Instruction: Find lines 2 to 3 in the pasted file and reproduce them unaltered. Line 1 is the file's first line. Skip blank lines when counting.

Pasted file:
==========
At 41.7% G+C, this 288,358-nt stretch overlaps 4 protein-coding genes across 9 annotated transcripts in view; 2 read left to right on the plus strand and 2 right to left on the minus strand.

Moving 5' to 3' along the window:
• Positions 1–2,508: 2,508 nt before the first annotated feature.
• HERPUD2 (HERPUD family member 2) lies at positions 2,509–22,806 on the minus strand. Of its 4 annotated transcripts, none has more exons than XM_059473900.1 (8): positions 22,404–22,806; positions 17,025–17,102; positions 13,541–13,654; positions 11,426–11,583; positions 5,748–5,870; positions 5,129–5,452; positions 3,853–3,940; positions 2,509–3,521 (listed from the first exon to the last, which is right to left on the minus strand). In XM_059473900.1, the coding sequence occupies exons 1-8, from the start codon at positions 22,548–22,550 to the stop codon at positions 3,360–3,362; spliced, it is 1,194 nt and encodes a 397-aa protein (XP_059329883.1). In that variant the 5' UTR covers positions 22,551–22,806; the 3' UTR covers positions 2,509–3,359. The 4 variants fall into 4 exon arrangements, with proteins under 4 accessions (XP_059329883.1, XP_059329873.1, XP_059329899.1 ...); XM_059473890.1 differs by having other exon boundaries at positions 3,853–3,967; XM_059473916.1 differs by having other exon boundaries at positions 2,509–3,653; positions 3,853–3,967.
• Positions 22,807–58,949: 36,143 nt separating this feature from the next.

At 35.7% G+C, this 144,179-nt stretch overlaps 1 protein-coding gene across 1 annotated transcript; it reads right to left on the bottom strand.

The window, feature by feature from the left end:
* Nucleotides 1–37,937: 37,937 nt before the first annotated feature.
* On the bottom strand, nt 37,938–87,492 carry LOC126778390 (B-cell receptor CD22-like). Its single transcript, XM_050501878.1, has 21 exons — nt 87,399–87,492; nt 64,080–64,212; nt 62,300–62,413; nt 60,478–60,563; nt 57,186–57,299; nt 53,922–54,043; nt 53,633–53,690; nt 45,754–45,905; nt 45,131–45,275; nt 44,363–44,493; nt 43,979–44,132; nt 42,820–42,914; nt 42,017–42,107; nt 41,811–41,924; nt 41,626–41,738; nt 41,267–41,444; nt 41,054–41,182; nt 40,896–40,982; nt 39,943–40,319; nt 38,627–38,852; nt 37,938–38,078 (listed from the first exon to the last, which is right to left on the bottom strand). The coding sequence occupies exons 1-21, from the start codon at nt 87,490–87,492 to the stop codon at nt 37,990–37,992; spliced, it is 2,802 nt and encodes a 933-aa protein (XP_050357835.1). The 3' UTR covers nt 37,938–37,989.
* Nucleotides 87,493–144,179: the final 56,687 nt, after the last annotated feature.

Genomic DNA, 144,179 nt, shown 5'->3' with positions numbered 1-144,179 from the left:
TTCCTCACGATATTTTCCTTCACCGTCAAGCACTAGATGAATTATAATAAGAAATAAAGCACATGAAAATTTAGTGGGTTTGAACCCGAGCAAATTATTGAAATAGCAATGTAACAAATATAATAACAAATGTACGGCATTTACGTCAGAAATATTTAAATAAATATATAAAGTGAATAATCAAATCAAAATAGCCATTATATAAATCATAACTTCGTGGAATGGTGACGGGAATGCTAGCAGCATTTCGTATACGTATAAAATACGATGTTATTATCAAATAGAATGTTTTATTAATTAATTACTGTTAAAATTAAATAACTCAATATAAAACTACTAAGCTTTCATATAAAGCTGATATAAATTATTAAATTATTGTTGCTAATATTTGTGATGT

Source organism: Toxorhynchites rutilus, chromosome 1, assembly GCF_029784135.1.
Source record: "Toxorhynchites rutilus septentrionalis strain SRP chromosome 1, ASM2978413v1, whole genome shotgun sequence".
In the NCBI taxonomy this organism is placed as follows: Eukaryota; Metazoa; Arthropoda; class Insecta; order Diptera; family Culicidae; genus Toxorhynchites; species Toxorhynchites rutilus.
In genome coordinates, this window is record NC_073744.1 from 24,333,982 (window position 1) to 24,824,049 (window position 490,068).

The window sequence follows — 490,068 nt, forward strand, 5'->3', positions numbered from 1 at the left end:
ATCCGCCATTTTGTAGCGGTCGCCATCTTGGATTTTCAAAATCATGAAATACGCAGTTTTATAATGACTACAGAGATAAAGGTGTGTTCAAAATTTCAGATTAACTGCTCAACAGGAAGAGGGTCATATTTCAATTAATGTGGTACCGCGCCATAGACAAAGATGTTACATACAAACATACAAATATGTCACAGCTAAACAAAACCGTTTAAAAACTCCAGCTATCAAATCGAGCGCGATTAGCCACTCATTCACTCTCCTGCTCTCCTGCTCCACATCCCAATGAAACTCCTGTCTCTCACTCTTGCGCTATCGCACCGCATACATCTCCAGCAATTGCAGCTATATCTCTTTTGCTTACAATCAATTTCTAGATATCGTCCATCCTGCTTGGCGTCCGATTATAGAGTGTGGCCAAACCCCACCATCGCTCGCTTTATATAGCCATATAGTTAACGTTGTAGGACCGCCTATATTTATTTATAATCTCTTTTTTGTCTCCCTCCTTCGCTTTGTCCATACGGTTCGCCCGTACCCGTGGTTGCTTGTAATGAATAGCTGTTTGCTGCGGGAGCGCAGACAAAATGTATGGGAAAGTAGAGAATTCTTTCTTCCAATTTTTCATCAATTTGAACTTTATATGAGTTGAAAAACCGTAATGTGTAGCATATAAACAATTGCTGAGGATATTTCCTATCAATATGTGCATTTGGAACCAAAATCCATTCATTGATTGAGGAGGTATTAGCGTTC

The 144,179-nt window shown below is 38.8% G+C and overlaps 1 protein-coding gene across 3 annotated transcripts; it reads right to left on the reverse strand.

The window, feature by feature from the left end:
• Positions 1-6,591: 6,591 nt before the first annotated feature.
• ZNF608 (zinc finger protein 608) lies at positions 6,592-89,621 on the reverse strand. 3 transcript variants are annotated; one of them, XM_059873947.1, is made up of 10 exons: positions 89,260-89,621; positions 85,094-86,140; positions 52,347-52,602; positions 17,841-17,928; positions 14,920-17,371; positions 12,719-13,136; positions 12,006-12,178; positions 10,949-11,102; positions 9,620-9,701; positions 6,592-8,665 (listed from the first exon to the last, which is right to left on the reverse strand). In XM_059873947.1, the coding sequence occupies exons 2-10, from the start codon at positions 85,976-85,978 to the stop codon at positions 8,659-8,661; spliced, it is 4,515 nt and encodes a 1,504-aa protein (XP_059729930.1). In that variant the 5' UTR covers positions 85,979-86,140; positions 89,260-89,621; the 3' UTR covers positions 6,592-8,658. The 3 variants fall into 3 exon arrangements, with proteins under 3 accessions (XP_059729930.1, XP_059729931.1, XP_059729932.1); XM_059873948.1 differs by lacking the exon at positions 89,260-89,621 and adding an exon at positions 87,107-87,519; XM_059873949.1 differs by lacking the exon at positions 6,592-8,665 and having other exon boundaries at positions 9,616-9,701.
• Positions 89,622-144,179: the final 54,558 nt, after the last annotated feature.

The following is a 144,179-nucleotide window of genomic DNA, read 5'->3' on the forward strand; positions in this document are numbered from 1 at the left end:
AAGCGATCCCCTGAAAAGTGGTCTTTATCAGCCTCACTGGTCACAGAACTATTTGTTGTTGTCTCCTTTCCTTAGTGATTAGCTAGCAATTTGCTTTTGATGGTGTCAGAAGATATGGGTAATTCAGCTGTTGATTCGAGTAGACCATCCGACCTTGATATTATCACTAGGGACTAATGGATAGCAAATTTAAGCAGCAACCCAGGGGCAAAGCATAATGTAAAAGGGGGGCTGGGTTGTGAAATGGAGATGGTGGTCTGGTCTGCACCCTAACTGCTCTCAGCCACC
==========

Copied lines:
Moving 5' to 3' along the window:
• Positions 1–2,508: 2,508 nt before the first annotated feature.